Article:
“CEUS should be considered a targeted cross-sectional imaging modality in any organ accessible with US when the presence of vascularity is indeterminate in a lesion with other modalities,” the authors conclude.

 Read the full article at RSNA.org/Radiology. Follow the Radiology editor on Twitter @RadiologyEditor.

Rad JH May 2022

Images in a 27-year-old man with a lesion detected in the renal transplant at routine surveillance US. (A) Color Doppler US scan shows solid-appearing mass (arrow) in the upper pole of renal transplant with no internal flow. (B) Arterial phase contrast-enhanced US (CEUS) scan at 20 seconds shows a 1.2-cm mass hypoenhancing relative to the renal cortex (arrow). CEUS was performed because of the reluctance of transplant physicians to use CT or MRI contrast agents. Following three attempts to biopsy this lesion, the third attempt showed a tubulocystic renal cell carcinoma that was treated with radiofrequency ablation.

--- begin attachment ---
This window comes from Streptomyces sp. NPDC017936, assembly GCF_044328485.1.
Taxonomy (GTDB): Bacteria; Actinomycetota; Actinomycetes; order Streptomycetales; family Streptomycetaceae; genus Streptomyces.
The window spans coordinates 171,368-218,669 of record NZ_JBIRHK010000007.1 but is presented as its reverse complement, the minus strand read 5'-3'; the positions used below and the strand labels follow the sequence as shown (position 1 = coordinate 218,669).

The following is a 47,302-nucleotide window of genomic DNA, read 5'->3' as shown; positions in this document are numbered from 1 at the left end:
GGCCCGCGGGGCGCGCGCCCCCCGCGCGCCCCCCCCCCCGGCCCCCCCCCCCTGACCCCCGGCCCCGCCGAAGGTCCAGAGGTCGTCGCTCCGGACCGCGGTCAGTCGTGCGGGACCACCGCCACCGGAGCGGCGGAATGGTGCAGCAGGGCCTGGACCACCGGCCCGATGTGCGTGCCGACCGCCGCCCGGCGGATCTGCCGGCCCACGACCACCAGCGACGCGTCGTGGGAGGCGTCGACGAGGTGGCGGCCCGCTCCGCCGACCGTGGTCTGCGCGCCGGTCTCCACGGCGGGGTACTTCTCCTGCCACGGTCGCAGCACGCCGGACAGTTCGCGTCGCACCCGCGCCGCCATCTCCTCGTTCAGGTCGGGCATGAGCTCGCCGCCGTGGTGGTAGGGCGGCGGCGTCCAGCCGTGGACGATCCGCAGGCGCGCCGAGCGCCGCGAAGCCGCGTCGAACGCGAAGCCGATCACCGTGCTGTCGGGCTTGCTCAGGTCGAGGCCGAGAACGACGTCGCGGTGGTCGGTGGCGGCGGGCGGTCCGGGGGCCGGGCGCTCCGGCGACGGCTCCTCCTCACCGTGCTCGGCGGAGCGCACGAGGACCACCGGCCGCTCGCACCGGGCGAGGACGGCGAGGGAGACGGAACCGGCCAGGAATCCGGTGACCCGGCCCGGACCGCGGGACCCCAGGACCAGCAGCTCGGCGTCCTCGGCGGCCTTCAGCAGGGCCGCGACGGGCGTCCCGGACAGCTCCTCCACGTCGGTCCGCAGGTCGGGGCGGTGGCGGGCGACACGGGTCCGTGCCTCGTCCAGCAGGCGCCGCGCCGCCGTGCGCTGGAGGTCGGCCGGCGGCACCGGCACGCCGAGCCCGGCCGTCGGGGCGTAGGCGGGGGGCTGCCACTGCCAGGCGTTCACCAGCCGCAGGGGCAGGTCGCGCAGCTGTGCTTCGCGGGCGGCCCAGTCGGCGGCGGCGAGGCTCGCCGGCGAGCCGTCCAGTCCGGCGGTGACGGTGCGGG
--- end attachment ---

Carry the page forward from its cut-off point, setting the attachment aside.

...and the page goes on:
Atri et al; Radiology 2022; 303:11-25 ©RSNA 2022 

Radiograpics

Imaging Intracranial Aneurysms in the Endovascular Era: Surveillance and Posttreatment Follow-up

While most intracranial aneurysms (IAs) remain asymptomatic over a patient’s lifetime, those that rupture can cause devastating outcomes. The increased usage and quality of neuroimaging has increased detection of unruptured IAs and driven an increase in surveillance and treatment of these lesions. IAs are increasingly treated with coil embolization instead of microsurgical clipping; more recently, flow diversion and intrasaccular flow disruption have further expanded the versatility and utility of endovascular IA treatment.

In an article published in RadioGraphics, Charlotte Chung, MD, PhD, Departments of Radiology and Imaging Sciences, Emory University School of Medicine in Atlanta, and colleagues reviewed the imaging techniques and reporting elements pertinent to IA evaluation and surveillance in the endovascular era, contemporary treatment modalities, and the expected and unexpected appearance of treated IAs at conventional imaging.